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Auckland’s Alcohol Retailers Face Restricted Trading Hours 

by Rachel Devine, Daniel Clay, Kathy Wilson

Published: April, 2015

Submission: July, 2015

 



Last Friday a summary was released of the recommendations of the Panel considering submissions on Auckland’s Local Alcohol Policy (LAP). The Council developed the LAP under the Sale and Supply of Alcohol Act 2012 (Act). Through LAPs, councils can restrict or extend premises’ trading hours, limit the location and number of licensed premises and recommend conditions on the issuing of licences. In this newsletter, we discuss the next steps, some of the key features of the recommendations and the legal principles that will apply to any appeals.


The recommendations will form a provisional LAP


After adopting a draft LAP and considering public submissions last year, a panel of councillors and policy staff last week made recommendations that will form the provisional LAP (PLAP). The PLAP will go to the Regional Strategy and Policy Committee in May for approval. The PLAP will be publicly available after that meeting, which we understand is on 13 May. After that, submitters on the draft LAP, or the Police or a Medical Officer of Health, can appeal the PLAP. Appeals are likely for Auckland Council’s PLAP and we discuss these further below.


Restricted trading hours and closedown periods near schools


The standout recommendations relate to off-licence trading hours. The Panel’s recommendations include:


  • A region-wide restriction on off-licence trading hours to 9am to 9pm, including supermarkets.
  • Allowing District Licensing Committees to include a condition in off-licences for premises near schools requiring that they close between 3pm and 4pm.

The summary of the Panel’s recommendations does not state what it meant by ‘near’ schools, but this recommendation would apply near both primary and secondary schools.


For on-licences, the Panel recommended:

  • For the CBD, keeping trading hours to the Act’s default 8am to 4am.
  • In other areas, restricting trading hours to 8am to 3am.

Further, the Panel rejected the inclusion of a ‘one-way door’ policy on the basis that it is not a proven tool.


Local Impact Reports will be required for certain applications


The Panel decided to rename the Environmental and Cumulative Impacts Assessment as the Local Impact Report (LIR). This tool relates to location and amount of off-licences. These reports will now cover any risks, and delicate or sensitive sites near the relevant premises. The draft LAP did not detail which premises this tool would apply to. However, the Panel specified that LIRs would apply to medium, high and very high risk premises. These categories reflect premises’ risk profiles under the Sale and Supply of Alcohol (Fees) Regulations 2013.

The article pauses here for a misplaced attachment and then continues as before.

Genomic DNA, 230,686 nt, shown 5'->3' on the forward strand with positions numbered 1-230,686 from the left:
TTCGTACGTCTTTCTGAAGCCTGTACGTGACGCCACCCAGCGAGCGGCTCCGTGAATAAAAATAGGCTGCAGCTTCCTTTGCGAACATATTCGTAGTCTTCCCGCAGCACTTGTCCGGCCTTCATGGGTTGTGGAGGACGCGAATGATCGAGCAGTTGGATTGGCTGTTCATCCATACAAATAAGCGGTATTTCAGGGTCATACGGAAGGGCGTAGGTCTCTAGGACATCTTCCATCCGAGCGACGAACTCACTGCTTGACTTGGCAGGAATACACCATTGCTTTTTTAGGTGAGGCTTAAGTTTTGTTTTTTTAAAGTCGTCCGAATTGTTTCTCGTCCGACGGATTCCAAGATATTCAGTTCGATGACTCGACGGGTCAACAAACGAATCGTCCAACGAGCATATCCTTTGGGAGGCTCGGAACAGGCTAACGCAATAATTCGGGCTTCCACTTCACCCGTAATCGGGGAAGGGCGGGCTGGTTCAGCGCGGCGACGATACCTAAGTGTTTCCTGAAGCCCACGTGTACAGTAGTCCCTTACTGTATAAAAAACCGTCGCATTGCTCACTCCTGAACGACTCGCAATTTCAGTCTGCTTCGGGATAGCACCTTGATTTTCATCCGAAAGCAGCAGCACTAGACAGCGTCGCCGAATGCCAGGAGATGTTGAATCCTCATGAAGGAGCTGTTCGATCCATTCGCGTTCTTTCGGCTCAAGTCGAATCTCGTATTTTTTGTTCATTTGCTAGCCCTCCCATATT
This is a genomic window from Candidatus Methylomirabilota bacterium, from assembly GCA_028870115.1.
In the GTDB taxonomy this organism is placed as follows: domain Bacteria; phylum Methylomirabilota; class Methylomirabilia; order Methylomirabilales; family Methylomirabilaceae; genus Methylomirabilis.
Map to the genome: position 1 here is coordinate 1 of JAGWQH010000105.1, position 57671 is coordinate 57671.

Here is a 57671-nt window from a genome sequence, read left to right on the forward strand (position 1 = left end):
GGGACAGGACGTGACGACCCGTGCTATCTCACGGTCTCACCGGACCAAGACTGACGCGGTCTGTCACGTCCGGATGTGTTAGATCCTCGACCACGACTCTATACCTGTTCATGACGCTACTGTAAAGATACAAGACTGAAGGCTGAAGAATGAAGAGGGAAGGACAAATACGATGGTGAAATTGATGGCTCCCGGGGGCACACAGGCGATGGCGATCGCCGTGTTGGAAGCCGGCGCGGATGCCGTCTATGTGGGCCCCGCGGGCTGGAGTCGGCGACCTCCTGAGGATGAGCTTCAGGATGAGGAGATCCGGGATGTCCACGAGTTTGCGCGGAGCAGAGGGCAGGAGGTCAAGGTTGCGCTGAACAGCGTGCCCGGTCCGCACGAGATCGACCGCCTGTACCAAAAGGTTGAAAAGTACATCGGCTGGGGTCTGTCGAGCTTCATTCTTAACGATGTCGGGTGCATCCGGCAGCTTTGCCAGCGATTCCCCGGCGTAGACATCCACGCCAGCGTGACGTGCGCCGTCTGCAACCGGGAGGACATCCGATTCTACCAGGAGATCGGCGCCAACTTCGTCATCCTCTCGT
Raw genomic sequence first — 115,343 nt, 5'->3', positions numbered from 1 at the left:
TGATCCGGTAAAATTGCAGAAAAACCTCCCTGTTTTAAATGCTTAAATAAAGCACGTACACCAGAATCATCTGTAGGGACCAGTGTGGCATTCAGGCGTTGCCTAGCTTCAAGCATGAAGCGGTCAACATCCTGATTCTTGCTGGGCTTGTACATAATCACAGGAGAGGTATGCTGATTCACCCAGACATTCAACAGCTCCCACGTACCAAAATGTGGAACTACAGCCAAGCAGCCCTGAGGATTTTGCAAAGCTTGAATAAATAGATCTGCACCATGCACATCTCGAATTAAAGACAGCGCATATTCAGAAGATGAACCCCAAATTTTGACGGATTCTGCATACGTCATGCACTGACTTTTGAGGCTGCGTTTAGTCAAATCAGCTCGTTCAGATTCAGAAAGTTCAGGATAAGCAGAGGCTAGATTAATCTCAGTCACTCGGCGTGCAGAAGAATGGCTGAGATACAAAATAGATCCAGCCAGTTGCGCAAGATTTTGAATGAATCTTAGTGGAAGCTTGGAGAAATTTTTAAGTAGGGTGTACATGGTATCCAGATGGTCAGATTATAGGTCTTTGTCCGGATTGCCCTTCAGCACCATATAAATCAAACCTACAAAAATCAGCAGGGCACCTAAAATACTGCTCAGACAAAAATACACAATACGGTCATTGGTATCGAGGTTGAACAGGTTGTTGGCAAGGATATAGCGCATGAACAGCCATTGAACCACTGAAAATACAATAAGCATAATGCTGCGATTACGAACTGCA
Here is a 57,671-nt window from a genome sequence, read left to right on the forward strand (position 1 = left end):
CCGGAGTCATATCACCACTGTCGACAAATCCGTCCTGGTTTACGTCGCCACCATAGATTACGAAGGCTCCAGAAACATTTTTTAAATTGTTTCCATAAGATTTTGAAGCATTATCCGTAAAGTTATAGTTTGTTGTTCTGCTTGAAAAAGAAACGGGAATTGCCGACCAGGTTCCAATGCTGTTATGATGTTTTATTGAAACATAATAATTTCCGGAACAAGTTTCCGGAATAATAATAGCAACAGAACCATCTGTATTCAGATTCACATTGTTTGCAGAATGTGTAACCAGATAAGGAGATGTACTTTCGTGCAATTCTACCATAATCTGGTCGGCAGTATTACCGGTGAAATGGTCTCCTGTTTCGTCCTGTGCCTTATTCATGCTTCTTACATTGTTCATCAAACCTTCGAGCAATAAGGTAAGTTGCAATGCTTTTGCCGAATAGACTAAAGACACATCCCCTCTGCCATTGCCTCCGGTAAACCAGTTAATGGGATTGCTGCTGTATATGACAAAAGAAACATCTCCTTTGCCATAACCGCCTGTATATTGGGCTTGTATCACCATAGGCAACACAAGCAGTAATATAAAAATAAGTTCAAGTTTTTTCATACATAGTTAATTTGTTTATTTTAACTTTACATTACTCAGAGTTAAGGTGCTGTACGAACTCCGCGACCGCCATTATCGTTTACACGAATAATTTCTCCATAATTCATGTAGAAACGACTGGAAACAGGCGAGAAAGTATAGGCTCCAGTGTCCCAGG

The Act’s object will govern any appeals against Auckland Council’s PLAP


As with PLAPs elsewhere in New Zealand, Auckland’s PLAP will likely face appeals. The only available ground of appeal is that the PLAP is unreasonable in light of the object of the Act. The Act’s object is that the sale, supply, and consumption of alcohol should be undertaken safely and responsibly, and the harm caused by the excessive or inappropriate consumption of alcohol should be minimised.


The recent successful appeal against Wellington’s PLAP provides some insight into the issues that the Alcohol Regulatory and Licensing Authority (Authority) will consider in appeals against Auckland’s PLAP. The Authority will determine whether a ‘reasonable person’ would consider the PLAP unreasonable in light of the object of the Act. An element of the PLAP may be unreasonable in light of the object of the Act if it:


(a) constitutes a disproportionate or excessive response to perceived problems; 

(b) is partial or unequal in their operation between licence holders; 

(c) is manifestly unjust or discloses bad faith; 

(d) is an oppressive or gratuitous interference with the rights of those affected; or 

(e) is outside the powers of the empowering provision of the Act.


In that case, Wellington started preparing for a LAP before the Act commenced and several elements, including extended CBD on-licence hours of 7am to 5am, were found to be unreasonable in light of the object of the Act.


Because local issues are relevant to a PLAP, international or national evidence presented in appeals is unlikely to be helpful unless it links to what happens in the district. For this reason, the Authority in the Wellington case criticised certain evidence based on national and international academic research as being of little assistance.


Next steps


Auckland Council has reached the stage of forming its PLAP. After the Regional Strategy and Policy Committee approves the PLAP in May, there will be a period for appeals against the PLAP. We can envisage the principles that the Authority will use to consider appeals, but what happens in the appeals will be specific to the Auckland area.


If you need any further information or advice about LAPs or alcohol licensing in general, please contact any member of the Environment Team at Minter Ellison Rudd Watts.

 



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